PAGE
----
Nissan Pathmaker OneTon SAS Build – Part 7

The Nissan Pathmaker OneTon SAS Build – Part 7 – Front Axle Placement

After getting the “easy” rear axle together and placed it was time to figure out the rest of my front axle. In one of my past posts I built the front cross member out of a piece of 3″ square and cut and attached it to the front of the frame.  

Wanting some extra beef out there I cut some 3/8″ fishplates to strengthen the front of the frame rails. Its important to remember to never weld vertically on your frame or you’ll create a weak spot. That is why my plates go to a 45* angle. I also added a couple holes for some nice plug welds. Next step was to figure out where the rear was going to end up. That’s where everything got a little more difficult.

There is not much room on the short side of a KingPin Dana60 and I wanted to keep the width the same as the stock spring perches. The drivers side is cast into the center section and my front cross member was built the same width as the stock perches. Wanting to stay low I decided to drill and sleeve the frame instead of just mounting the shackle to the under side. Of course with my width that landed directly under the stock body mount location. Right on the angled part of the frame, which turned into an absolute nightmare to drill and get straight. I needed to slip a piece of pipe thru to put the bushings in for the shackle mount.

I was able to cut the pipe long enough so the shackles would clear the  bend in the frame but they ended up 5″ apart. I’d have to get creative with the shackles. I tossed in my adjust-a-size bedframe shackles and sat the rig down on the stock 53″ chevy springs that I had acquired from a friend.


To run a Ford d-60 with “regular u-bolts” that wrap around the bottom of the axle you have to cut a notch in the casting.

Then it was some new custom mainleafs, 3/8″ thick 53″ long to go in the front pack. These will replace those already sagging and cracked stockers I had. (I began with a 4 leaf pack but over the years have worked my way up to a 7leaf pack. With the heavy rig I’m limited on up travel.)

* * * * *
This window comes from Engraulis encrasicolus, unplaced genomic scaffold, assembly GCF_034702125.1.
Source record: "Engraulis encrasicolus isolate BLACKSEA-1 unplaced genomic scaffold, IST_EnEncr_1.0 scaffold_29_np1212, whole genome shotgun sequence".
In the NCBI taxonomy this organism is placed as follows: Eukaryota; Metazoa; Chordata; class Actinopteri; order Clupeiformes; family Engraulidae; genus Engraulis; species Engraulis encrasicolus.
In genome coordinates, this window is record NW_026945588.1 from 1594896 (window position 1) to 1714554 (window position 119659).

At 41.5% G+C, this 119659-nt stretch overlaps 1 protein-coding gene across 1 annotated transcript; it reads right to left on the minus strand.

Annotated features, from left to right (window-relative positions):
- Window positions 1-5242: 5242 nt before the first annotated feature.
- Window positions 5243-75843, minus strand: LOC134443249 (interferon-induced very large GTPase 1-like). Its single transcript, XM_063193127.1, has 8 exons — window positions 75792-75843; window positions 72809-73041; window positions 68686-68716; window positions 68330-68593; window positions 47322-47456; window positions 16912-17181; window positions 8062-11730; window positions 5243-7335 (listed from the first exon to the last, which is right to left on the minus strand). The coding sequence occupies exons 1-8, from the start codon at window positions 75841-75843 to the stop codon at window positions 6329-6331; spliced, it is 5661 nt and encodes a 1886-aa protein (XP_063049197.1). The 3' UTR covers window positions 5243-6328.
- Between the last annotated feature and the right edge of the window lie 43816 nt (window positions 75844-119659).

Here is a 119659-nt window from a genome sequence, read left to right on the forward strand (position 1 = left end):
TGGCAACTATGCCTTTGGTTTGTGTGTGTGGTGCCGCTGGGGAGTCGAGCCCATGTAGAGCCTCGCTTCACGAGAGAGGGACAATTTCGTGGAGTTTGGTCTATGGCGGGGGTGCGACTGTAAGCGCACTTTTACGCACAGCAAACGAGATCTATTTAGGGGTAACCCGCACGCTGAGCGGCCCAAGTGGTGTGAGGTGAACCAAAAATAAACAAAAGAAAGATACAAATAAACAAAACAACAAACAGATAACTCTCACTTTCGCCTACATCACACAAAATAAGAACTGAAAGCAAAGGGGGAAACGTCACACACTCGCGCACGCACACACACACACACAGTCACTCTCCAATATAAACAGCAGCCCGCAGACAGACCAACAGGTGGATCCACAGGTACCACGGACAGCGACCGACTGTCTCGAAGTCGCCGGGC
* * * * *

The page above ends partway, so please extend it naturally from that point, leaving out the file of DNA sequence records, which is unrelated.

Here you can see one of my fishplates on the frame for my sliders. You can also see the pipe I drilled thru and welded to the frame. Time to bolt up the u-bolts and check out the pinon angle!


Of course the angle was terrible which prompted me to turn the C’s. I wont get into it here because there’s a million resources online that you can read about. Also I don’t want to mention it because it was one of the most ridiculous and difficult things I’ve had to do to date on the build. The C’s are pressed on with an extreme tolerance, which requires you cutting thru the stock weld they have. Once you can see the seam (not easy) you have to heat the C’s with a rosebud. Once hot you “turn” them to the desired degree. I put turning in quotes because it turned into smashing with a sledge hammer for many many frustrated hours.

Long story short I turned the damn thing and next time I’ll pay someone else to do it. Now the pinon points directly at the D-300 and the Cs are a perfect 7*.

While we were burning in the C’s we figured it was a great time to weld up the spider gears in the front diff, so my buddy Alex had the fun job of sucking back the toxic fumes while laying down some minty welds around the piece of plate we slipped in between. Thanks buds!

Phosgene gas amiright?

Also as another aside for all the people hating on welded gears. I’ve been beating on both my welded front and rear for 14 years now without a single issue. I just changed my fluid and inspected the welds and everything looks like the day we welded it. Beauty job on that front end Alex, and huge thanks to Doug for doing a wicked job setting up the gears in both ends!

It lets me drive like this!

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Now that the front crossmember was not going anywhere it was time to finally finish the front of my bumper like I had planned all those years ago, by boxing in the lower section. The small triangle cut outs are to let water drain out of it.

At the same time I fixed how the front bumper was mounted and made sure that it wasn’t going anywhere.

Next on the list a beautiful package arrived from PSC. It was time to figure out the Full Hydro Steering that I had decided to run on the Pathmaker. You’ll have to check out the next post for all the details!

Check out Part 8 in the next blog post here: Part 8 – Full Hydro Steering

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